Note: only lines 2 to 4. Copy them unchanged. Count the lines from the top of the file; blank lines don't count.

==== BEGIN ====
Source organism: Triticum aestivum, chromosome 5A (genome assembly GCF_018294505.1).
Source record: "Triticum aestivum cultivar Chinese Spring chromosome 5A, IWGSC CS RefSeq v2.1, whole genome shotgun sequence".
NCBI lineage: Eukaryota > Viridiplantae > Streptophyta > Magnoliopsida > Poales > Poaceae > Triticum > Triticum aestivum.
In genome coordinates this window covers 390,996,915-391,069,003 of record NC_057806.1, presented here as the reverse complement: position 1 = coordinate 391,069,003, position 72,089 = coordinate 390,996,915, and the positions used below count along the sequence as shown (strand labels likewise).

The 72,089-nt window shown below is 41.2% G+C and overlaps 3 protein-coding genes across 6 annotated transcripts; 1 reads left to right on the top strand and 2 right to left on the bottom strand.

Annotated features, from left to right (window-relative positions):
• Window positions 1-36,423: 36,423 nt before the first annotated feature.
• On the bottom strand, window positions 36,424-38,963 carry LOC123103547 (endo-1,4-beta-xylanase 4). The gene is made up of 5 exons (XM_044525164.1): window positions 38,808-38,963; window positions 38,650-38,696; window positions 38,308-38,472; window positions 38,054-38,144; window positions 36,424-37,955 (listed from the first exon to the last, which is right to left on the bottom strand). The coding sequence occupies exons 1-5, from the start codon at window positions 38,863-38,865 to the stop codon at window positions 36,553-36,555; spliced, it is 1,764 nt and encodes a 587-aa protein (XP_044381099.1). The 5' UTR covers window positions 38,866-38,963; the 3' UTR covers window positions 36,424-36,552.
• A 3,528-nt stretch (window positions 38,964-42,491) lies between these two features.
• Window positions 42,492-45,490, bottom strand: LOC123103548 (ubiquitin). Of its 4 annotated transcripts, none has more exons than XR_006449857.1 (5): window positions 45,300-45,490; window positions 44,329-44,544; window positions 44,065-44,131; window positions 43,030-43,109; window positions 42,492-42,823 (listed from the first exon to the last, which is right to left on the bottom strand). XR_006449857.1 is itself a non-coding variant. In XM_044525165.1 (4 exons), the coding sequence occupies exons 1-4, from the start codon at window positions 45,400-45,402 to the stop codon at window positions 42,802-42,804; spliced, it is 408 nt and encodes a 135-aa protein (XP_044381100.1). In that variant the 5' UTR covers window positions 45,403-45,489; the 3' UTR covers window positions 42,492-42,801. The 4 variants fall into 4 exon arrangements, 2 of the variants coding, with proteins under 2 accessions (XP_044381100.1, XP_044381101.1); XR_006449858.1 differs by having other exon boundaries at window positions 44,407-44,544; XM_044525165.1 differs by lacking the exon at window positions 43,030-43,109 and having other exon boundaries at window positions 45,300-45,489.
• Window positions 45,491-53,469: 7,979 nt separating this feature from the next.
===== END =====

Source record: "Triticum aestivum cultivar Chinese Spring chromosome 5A, IWGSC CS RefSeq v2.1, whole genome shotgun sequence".
NCBI lineage: Eukaryota > Viridiplantae > Streptophyta > Magnoliopsida > Poales > Poaceae > Triticum > Triticum aestivum.
In genome coordinates this window covers 390,996,915-391,069,003 of record NC_057806.1, presented here as the reverse complement: position 1 = coordinate 391,069,003, position 72,089 = coordinate 390,996,915, and the positions used below count along the sequence as shown (strand labels likewise).